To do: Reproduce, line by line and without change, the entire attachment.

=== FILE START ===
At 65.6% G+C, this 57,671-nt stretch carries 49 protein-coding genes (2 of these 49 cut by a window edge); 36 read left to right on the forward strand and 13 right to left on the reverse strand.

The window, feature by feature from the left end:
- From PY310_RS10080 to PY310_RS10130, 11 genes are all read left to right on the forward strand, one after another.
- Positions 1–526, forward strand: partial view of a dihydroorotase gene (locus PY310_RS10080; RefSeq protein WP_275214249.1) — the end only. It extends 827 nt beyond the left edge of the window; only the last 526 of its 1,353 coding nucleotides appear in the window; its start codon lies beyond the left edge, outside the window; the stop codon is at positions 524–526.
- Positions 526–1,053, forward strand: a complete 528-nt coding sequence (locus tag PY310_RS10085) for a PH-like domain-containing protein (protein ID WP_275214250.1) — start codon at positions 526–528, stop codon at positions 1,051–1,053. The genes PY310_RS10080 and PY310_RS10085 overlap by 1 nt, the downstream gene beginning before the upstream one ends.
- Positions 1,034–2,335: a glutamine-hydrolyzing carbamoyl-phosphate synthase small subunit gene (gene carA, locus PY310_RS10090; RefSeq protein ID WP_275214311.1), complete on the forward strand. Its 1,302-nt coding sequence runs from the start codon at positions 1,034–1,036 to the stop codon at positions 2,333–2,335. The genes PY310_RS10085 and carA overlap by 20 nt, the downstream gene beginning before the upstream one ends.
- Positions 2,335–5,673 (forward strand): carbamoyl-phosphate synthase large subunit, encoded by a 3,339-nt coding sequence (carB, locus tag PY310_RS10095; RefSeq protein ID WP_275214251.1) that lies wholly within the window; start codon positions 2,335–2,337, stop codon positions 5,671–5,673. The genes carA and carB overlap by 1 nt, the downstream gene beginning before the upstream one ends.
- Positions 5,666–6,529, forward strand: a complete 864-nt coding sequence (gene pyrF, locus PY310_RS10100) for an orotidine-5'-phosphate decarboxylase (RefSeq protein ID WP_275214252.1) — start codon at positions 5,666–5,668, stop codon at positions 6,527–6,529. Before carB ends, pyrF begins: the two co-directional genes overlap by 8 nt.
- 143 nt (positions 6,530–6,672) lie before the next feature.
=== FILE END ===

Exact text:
At 65.6% G+C, this 57,671-nt stretch carries 49 protein-coding genes (2 of these 49 cut by a window edge); 36 read left to right on the forward strand and 13 right to left on the reverse strand.

The window, feature by feature from the left end:
- From PY310_RS10080 to PY310_RS10130, 11 genes are all read left to right on the forward strand, one after another.
- Positions 1–526, forward strand: partial view of a dihydroorotase gene (locus PY310_RS10080; RefSeq protein WP_275214249.1) — the end only. It extends 827 nt beyond the left edge of the window; only the last 526 of its 1,353 coding nucleotides appear in the window; its start codon lies beyond the left edge, outside the window; the stop codon is at positions 524–526.
- Positions 526–1,053, forward strand: a complete 528-nt coding sequence (locus tag PY310_RS10085) for a PH-like domain-containing protein (protein ID WP_275214250.1) — start codon at positions 526–528, stop codon at positions 1,051–1,053. The genes PY310_RS10080 and PY310_RS10085 overlap by 1 nt, the downstream gene beginning before the upstream one ends.
- Positions 1,034–2,335: a glutamine-hydrolyzing carbamoyl-phosphate synthase small subunit gene (gene carA, locus PY310_RS10090; RefSeq protein ID WP_275214311.1), complete on the forward strand. Its 1,302-nt coding sequence runs from the start codon at positions 1,034–1,036 to the stop codon at positions 2,333–2,335. The genes PY310_RS10085 and carA overlap by 20 nt, the downstream gene beginning before the upstream one ends.
- Positions 2,335–5,673 (forward strand): carbamoyl-phosphate synthase large subunit, encoded by a 3,339-nt coding sequence (carB, locus tag PY310_RS10095; RefSeq protein ID WP_275214251.1) that lies wholly within the window; start codon positions 2,335–2,337, stop codon positions 5,671–5,673. The genes carA and carB overlap by 1 nt, the downstream gene beginning before the upstream one ends.
- Positions 5,666–6,529, forward strand: a complete 864-nt coding sequence (gene pyrF, locus PY310_RS10100) for an orotidine-5'-phosphate decarboxylase (RefSeq protein ID WP_275214252.1) — start codon at positions 5,666–5,668, stop codon at positions 6,527–6,529. Before carB ends, pyrF begins: the two co-directional genes overlap by 8 nt.
- 143 nt (positions 6,530–6,672) lie before the next feature.